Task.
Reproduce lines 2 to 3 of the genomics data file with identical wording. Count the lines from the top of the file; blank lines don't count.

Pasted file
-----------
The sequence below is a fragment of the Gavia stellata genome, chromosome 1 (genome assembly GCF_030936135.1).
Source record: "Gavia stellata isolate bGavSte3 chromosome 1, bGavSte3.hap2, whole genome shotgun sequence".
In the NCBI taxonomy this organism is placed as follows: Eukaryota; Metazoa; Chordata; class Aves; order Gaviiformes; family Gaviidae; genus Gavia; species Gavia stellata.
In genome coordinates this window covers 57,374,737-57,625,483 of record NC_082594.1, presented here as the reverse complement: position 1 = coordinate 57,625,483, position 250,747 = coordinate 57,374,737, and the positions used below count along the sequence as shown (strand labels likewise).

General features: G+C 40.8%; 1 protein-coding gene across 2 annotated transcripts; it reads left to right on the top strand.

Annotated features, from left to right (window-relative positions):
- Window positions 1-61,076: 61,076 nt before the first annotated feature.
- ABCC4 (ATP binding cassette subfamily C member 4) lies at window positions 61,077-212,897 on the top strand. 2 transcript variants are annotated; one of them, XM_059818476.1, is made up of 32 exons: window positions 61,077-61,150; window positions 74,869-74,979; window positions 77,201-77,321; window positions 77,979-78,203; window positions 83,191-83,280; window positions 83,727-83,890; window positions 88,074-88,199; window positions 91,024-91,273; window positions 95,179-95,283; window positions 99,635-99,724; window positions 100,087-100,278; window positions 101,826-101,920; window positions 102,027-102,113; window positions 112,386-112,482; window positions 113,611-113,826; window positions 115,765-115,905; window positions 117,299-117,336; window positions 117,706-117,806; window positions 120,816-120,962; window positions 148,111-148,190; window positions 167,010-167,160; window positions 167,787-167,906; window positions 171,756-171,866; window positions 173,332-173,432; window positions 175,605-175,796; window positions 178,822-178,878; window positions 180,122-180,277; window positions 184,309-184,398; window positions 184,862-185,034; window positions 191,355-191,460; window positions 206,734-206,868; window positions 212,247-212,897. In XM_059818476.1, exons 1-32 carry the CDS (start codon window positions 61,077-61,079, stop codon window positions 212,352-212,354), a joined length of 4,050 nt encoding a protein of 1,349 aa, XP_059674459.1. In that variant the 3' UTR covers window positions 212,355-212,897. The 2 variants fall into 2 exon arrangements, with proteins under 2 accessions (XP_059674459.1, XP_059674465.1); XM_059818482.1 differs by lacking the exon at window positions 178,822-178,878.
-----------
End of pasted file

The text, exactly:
Source record: "Gavia stellata isolate bGavSte3 chromosome 1, bGavSte3.hap2, whole genome shotgun sequence".
In the NCBI taxonomy this organism is placed as follows: Eukaryota; Metazoa; Chordata; class Aves; order Gaviiformes; family Gaviidae; genus Gavia; species Gavia stellata.